Good points on both sides (ease up, Kokolums -- we're having a discussion, not a bar fight)
I think I probably got a little too heated yeah.
Fact is, these peaks and valleys of popularity are tied to business cycles more than anything. The country's in a recession right now, and has been for over a year. It's not a coincidence that ratings and PPV buyrates are down for a marginal activity like "sports entertainment".
I'm still in disagreement with that theory tho.
Just use wrestling booms as a point of reference to study monster heels/faces.
1. In the abscence of a monster, the industry has NEVER boomed. Not one time.
2. With monster characters, the industry has sometimes boomed.
3. All industry booms have happened when monsters existed.
I draw from that the theory that monster characters are a part of puzzle of generating a boom. It might not be the sole reason. But they apparently help and possibly are a requirement. I would say that parity at the top of the card is currently showing a strong correlation to slow or declining business.
And like I say, it makes sense. Everyone has heard of "bandwagon" fans. They want to follow a winner and it looks like they may want to boo a tyrannical reign. Its compelling.
None of this makes any value judgement on which is the "superior" brand. I mention that because some have offered their own personal preferences as to how it should be done. I'm not offering my personal preferences. I'm talking survival of the WWF here.
Now you could be right. Economic activity may also play a part. You might be right that it is the biggest part. The idea is to basically make a logic grid and figure out "what is best for business." I don't see how the parity argument holds up tho. All the trends show the opposite. Maybe its a case of people thinking they want chocolate but in reality they want strawberry.
That's why the Hardcore Belt put asses in the seats when the 24-7 rule started. Belt changes = ratings!
I can't disagree more. The more a belt changes hands, the less value it has. If it changes more (see late WCW) then it's seen as transitory, and why bother getting behind a champ when he won't be champ tomorrow? But with nice long title reigns, the chase for the belt is more important, and you can even build angles around the chase for #1 Contender, etc.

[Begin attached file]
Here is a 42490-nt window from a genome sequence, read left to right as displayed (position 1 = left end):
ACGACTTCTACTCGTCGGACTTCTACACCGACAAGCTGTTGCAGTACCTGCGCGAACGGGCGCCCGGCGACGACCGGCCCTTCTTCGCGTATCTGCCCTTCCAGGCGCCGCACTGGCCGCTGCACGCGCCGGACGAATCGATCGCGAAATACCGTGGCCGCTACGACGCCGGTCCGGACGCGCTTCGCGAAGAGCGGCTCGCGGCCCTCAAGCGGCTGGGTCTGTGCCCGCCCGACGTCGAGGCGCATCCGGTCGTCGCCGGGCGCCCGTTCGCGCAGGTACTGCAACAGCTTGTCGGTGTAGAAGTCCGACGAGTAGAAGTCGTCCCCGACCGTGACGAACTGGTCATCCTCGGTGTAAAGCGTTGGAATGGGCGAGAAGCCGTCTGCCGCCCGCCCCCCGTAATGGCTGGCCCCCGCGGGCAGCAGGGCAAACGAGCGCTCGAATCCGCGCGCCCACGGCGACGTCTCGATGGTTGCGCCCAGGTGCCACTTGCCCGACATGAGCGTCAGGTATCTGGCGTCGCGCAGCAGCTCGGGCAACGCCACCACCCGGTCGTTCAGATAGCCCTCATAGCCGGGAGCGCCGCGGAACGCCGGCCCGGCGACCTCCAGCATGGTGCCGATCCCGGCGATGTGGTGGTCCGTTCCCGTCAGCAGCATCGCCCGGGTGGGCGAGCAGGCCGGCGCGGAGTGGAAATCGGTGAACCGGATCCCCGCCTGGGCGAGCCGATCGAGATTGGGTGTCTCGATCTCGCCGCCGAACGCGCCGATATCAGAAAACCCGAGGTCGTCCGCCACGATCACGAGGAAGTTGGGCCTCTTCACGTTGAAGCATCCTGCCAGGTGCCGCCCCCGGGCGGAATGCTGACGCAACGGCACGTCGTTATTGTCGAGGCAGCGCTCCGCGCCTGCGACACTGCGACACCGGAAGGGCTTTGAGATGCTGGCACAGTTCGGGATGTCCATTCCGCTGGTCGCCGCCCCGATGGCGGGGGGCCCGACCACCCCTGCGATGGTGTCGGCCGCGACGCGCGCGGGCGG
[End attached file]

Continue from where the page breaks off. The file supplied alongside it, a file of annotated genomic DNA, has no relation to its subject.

The more a belt changes hands, the less value it has? That makes sense to me, Scorpio. Maybe the WWF's problems started when they decided to build around personalities rather than titles. Also, with guys turning face/heel/face/heel over and over, back and forth, the lines between good and bad have become blurred. Can't build a good monster when that happens.
Well, obviously, it's going to depend on how the story is built. The HC Title was treated as a joke in the storylines for quite a while there, hence its importance was minor at best, tho Crash's determination to maintain the belt did add a little to it. The WCW title was also treated like a joke in the storylines, hence the lack of perceived importance.
However, when Foley and Rock were trading the WWF title back and forth a few years ago, the belt had an extra bit of meaning added to it - these guys were destroying their bodies for the right to carry that thing around, no matter the cost. They made the title seem like more than just a fancy hunk of gold, and kept their feud fresh for quite a while.
I'm not saying that the best way to build heat for a feud is to just trade the belts back and forth, but if handled correctly, a few hotshot title changes in a short period of time can do wonders.
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6. Heyman- "For the last Hunter, you were never a ECW employee so you don't have to worry about the bounced check!" 6A. HHH- "You're right. Those garlic knots you ate at Alfredo's smell delicious." 6B. (spoiler text)